Although the concept of these two doctors may seem restricted to personal finances, in fact it goes deeper and grapples with individual values, endurance, and quality-of-life choices. The curriculum for medical students, and opportunities for interns, must address the evolution of healthcare trends in America, or sadly and unconsciously it may create a generation of Dr. Desperates whose purpose in life will be reduced to frantically competing for fewer jobs.
This is not to say that robotics are not a boon to practicing physicians. The technologies allow skilled men and women to work remotely (telepresence robots) or with greater precision (surgical robots). There are also pharmaceutical robots, and robots that aid the elderly. More astounding inventions that will help Mankind are surely in the works.
That said, the assumption that doctors all make a lot of money, or that they live lives of privilege must be reassessed. Not by patients, but the medical community that enlists, trains and cares for the next wave of healthcare professionals that American will need, in one form or another. If the economics of medicine are endlessly analyzed by accountants, economists and Big Pharma startups, every would-be doctor should do the same. Before applying to medical school.
If we believe medical professionals are among the untouchables—“people will always need a doctor or nurse”—take the contrarian view. The use of robotics in Detroit changed the expectations of autoworkers and their union. Could it have the same sway in medicine? Not to say the profession will vanish, but how will this impact the future needs of physicians? Combined with AI could the roles of mid-level providers be greatly expanded to provide a much more viable economic solution to the corporate monolith and private equity companies that paint the landscape of healthcare?
Uber and Lyft present another eye-popping milestone. The impact on the taxi industry has been monumental. Did the drivers and their managers see it coming five years ago?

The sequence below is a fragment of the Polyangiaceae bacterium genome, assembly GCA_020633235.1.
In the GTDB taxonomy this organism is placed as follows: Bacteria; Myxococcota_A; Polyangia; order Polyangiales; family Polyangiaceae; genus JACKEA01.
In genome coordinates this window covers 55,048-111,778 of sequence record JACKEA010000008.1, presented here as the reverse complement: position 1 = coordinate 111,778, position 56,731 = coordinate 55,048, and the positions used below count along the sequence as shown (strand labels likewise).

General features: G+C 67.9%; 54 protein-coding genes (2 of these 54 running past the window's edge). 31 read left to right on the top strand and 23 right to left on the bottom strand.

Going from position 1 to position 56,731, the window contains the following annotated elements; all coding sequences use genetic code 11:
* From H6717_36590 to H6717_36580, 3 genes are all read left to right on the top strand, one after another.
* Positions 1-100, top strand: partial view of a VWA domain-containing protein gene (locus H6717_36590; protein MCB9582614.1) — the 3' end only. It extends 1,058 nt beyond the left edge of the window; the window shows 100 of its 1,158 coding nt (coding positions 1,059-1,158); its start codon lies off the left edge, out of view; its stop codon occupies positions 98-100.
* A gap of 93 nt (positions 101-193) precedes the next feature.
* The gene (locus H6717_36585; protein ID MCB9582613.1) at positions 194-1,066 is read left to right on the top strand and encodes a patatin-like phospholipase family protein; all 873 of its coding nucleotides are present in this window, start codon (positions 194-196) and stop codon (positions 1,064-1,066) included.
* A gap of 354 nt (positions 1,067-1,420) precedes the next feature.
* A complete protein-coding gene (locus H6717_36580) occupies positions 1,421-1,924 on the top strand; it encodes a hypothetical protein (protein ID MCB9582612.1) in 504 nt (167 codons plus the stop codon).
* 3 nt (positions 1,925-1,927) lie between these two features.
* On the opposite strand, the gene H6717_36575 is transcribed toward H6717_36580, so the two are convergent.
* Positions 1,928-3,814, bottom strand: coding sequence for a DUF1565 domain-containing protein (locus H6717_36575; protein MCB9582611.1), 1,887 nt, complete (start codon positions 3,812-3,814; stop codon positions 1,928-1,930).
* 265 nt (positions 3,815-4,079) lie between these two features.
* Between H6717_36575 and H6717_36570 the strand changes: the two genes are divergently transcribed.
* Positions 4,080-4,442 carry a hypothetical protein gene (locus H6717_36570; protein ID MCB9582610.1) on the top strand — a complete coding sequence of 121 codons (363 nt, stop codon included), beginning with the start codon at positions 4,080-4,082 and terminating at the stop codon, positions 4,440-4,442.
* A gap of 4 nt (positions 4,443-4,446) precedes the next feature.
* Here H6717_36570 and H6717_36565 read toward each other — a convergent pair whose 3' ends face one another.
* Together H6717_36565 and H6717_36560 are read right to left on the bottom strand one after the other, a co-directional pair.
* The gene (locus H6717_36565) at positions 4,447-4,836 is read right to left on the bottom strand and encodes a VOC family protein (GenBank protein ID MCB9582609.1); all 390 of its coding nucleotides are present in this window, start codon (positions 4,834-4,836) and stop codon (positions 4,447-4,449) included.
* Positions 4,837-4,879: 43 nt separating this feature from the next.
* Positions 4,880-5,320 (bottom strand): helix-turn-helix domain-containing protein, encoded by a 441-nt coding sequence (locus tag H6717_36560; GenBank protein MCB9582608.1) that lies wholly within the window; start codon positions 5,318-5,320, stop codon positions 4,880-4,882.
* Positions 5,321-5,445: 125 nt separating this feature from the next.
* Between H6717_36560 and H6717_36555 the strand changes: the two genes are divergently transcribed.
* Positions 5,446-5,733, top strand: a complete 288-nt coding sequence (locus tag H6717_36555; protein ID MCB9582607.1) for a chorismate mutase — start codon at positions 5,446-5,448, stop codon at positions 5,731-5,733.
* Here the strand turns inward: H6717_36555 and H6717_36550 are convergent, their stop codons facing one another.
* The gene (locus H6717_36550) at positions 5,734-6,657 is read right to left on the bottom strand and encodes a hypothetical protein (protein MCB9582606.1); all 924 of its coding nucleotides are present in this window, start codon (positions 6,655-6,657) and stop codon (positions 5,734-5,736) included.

In an opinion piece for the Wall Street Journal, Andy Kessler makes a strong argument for dropping foreign language requirements in American schools. Why? In his case, after five years of studying French he confesses that he still wasn’t conversant. More to the point, these days apps provide real-time voice translation. Why waste the hours it takes to learn phrases like, je t’aime? (That’s worthy learning, actually.)
There is one language, however, that he and others like Apple CEO Tim Cook believe is essential and should be required: Fluency in coding.
I would add, and what about fluency in finance and how to create wealth?
Kessler notes that the “formerly blue-collar job” of operating tools now demands programming smarts. And yet schools insist on teaching French, Russian or Mandarin.
He then foresees education without teachers and—gasp!—“doctorless medicine.”
Fortunately, all medical students, interns and practicing physicians might consider another path, call it a “lifeline to job security.” That’s why I’ve been pondering how my conversations with robots might go. As manager of the hospital, maybe all I need do is set the record straight by writing a short directive:
Dear Dr. Robot:
As you may know, I coded your brain, your heart, your capability.
Now get to work! And don’t stop unless I say so!
Be well, Tom
Thomas Black, MD, is the passive income physician.